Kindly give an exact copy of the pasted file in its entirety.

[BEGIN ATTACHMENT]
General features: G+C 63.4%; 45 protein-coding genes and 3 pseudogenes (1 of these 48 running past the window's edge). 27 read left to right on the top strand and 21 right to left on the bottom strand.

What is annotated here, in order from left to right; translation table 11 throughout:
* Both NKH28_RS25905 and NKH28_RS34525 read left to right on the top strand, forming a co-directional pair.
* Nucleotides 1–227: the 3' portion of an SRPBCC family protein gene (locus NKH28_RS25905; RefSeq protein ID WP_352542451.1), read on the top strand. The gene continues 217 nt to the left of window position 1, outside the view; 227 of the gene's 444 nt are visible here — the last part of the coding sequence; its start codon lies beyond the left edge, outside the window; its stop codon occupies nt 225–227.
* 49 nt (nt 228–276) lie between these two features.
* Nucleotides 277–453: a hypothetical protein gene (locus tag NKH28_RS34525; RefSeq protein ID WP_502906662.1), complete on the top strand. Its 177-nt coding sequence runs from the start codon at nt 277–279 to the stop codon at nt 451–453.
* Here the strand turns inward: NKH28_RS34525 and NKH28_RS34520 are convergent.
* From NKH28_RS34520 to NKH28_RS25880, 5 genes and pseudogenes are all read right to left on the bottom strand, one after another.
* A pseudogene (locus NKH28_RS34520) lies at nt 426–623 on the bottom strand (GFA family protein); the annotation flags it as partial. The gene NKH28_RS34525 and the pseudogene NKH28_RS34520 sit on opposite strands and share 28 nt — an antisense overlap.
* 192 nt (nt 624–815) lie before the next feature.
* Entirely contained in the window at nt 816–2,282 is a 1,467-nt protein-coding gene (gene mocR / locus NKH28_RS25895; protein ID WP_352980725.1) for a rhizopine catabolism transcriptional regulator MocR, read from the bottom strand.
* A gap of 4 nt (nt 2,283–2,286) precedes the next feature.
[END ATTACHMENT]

General features: G+C 63.4%; 45 protein-coding genes and 3 pseudogenes (1 of these 48 running past the window's edge). 27 read left to right on the top strand and 21 right to left on the bottom strand.

What is annotated here, in order from left to right; translation table 11 throughout:
* Both NKH28_RS25905 and NKH28_RS34525 read left to right on the top strand, forming a co-directional pair.
* Nucleotides 1–227: the 3' portion of an SRPBCC family protein gene (locus NKH28_RS25905; RefSeq protein ID WP_352542451.1), read on the top strand. The gene continues 217 nt to the left of window position 1, outside the view; 227 of the gene's 444 nt are visible here — the last part of the coding sequence; its start codon lies beyond the left edge, outside the window; its stop codon occupies nt 225–227.
* 49 nt (nt 228–276) lie between these two features.
* Nucleotides 277–453: a hypothetical protein gene (locus tag NKH28_RS34525; RefSeq protein ID WP_502906662.1), complete on the top strand. Its 177-nt coding sequence runs from the start codon at nt 277–279 to the stop codon at nt 451–453.
* Here the strand turns inward: NKH28_RS34525 and NKH28_RS34520 are convergent.
* From NKH28_RS34520 to NKH28_RS25880, 5 genes and pseudogenes are all read right to left on the bottom strand, one after another.
* A pseudogene (locus NKH28_RS34520) lies at nt 426–623 on the bottom strand (GFA family protein); the annotation flags it as partial. The gene NKH28_RS34525 and the pseudogene NKH28_RS34520 sit on opposite strands and share 28 nt — an antisense overlap.
* 192 nt (nt 624–815) lie before the next feature.
* Entirely contained in the window at nt 816–2,282 is a 1,467-nt protein-coding gene (gene mocR / locus NKH28_RS25895; protein ID WP_352980725.1) for a rhizopine catabolism transcriptional regulator MocR, read from the bottom strand.
* A gap of 4 nt (nt 2,283–2,286) precedes the next feature.